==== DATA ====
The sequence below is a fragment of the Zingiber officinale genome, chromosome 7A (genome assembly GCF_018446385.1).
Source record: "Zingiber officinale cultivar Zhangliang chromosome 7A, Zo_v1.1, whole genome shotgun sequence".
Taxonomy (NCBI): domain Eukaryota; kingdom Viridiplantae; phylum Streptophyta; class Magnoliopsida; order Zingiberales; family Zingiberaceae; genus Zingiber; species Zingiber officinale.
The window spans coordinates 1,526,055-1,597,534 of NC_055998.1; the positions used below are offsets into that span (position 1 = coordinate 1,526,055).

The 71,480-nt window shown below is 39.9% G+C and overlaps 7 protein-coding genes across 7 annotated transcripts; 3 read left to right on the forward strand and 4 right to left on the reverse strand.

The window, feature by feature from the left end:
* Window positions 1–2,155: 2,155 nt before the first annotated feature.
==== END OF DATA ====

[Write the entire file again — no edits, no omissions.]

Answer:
The sequence below is a fragment of the Zingiber officinale genome, chromosome 7A (genome assembly GCF_018446385.1).
Source record: "Zingiber officinale cultivar Zhangliang chromosome 7A, Zo_v1.1, whole genome shotgun sequence".
Taxonomy (NCBI): domain Eukaryota; kingdom Viridiplantae; phylum Streptophyta; class Magnoliopsida; order Zingiberales; family Zingiberaceae; genus Zingiber; species Zingiber officinale.
The window spans coordinates 1,526,055-1,597,534 of NC_055998.1; the positions used below are offsets into that span (position 1 = coordinate 1,526,055).

The 71,480-nt window shown below is 39.9% G+C and overlaps 7 protein-coding genes across 7 annotated transcripts; 3 read left to right on the forward strand and 4 right to left on the reverse strand.

The window, feature by feature from the left end:
* Window positions 1–2,155: 2,155 nt before the first annotated feature.